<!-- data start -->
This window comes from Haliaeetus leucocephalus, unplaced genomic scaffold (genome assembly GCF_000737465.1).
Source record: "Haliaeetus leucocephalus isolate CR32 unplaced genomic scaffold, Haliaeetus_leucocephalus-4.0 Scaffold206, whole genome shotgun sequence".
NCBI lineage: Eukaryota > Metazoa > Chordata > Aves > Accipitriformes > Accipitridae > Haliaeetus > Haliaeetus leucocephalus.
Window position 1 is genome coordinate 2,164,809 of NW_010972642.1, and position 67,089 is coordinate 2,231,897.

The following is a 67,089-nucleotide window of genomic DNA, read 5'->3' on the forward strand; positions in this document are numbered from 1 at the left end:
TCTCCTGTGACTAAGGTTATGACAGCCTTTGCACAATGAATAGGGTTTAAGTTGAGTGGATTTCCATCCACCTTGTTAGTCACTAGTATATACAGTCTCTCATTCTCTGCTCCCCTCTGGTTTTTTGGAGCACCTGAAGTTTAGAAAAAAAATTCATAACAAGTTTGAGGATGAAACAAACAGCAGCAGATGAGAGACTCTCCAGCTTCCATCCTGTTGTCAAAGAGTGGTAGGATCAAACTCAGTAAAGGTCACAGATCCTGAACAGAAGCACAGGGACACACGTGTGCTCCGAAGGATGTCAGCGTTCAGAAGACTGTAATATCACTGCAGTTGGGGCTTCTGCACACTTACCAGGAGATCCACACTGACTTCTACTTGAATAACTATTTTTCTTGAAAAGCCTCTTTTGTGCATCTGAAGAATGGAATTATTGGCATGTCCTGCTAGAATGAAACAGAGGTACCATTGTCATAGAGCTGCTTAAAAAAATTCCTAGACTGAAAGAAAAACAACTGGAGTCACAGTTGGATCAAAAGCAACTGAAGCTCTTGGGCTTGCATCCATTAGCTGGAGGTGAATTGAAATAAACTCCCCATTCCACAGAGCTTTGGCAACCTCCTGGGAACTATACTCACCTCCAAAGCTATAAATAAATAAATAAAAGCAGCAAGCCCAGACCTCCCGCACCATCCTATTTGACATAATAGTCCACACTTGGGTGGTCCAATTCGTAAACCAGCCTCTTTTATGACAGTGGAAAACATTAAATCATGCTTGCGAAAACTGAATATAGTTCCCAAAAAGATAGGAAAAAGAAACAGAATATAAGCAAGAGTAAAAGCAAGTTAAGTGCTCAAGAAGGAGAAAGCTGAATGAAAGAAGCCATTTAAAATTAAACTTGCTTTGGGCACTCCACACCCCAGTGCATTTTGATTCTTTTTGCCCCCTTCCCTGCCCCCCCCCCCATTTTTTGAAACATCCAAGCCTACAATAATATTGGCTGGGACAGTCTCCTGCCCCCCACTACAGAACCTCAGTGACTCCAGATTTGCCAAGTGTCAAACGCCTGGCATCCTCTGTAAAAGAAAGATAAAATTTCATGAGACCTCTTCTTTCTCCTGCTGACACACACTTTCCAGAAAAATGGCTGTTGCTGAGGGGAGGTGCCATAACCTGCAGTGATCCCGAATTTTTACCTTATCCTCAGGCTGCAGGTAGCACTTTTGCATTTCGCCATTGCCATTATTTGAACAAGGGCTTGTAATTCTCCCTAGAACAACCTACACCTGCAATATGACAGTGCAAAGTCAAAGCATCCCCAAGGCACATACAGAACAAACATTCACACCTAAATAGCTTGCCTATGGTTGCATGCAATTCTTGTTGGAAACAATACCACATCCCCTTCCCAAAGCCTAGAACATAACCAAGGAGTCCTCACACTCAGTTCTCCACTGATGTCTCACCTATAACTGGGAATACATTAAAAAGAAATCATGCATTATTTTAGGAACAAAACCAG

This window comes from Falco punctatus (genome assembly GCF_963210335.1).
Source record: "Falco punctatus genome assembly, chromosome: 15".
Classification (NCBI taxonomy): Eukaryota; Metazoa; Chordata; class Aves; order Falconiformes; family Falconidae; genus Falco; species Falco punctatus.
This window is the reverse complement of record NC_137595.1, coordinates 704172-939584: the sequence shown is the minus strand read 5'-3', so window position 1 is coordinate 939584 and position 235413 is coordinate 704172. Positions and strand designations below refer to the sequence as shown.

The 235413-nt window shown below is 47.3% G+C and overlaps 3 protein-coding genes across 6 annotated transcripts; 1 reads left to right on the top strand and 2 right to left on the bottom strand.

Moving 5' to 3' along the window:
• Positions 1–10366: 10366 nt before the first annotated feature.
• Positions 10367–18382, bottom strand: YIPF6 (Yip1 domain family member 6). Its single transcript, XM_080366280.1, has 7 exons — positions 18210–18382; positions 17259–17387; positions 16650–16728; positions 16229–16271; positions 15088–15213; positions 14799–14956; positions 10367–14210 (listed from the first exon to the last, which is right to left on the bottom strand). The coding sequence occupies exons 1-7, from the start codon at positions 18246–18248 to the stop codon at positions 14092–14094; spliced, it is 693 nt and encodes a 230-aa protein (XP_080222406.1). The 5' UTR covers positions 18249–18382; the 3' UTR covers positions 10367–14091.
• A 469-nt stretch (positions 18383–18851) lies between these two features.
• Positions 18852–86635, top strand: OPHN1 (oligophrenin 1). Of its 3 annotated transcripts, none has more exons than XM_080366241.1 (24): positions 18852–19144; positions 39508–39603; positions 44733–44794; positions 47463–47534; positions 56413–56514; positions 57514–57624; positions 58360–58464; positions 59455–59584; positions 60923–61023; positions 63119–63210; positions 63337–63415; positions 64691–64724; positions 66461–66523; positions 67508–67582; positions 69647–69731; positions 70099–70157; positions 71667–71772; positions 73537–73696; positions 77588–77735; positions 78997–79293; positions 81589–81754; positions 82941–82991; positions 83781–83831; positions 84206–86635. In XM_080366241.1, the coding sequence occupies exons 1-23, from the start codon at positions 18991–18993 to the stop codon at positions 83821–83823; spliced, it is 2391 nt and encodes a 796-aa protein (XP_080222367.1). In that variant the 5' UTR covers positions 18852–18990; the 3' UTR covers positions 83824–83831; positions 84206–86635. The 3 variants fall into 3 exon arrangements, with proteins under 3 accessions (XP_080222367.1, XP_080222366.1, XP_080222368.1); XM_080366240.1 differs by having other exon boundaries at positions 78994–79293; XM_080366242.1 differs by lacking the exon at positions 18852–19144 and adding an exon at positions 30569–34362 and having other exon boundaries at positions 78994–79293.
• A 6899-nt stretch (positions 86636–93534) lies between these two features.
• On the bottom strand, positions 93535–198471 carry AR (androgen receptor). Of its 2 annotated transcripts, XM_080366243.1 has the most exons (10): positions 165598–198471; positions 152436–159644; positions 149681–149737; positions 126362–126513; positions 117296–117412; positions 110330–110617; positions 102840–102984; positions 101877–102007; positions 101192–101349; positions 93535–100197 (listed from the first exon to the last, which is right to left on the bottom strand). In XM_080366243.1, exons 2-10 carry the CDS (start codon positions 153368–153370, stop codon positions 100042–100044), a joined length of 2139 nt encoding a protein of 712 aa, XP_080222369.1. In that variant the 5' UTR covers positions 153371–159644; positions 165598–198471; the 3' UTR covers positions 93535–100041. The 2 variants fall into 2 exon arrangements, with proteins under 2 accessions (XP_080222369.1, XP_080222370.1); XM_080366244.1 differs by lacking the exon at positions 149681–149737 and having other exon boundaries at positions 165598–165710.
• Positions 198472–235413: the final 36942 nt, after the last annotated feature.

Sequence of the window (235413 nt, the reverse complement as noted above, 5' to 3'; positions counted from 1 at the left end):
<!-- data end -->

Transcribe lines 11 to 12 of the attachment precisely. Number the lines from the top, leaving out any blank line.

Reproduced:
The 235413-nt window shown below is 47.3% G+C and overlaps 3 protein-coding genes across 6 annotated transcripts; 1 reads left to right on the top strand and 2 right to left on the bottom strand.

Moving 5' to 3' along the window: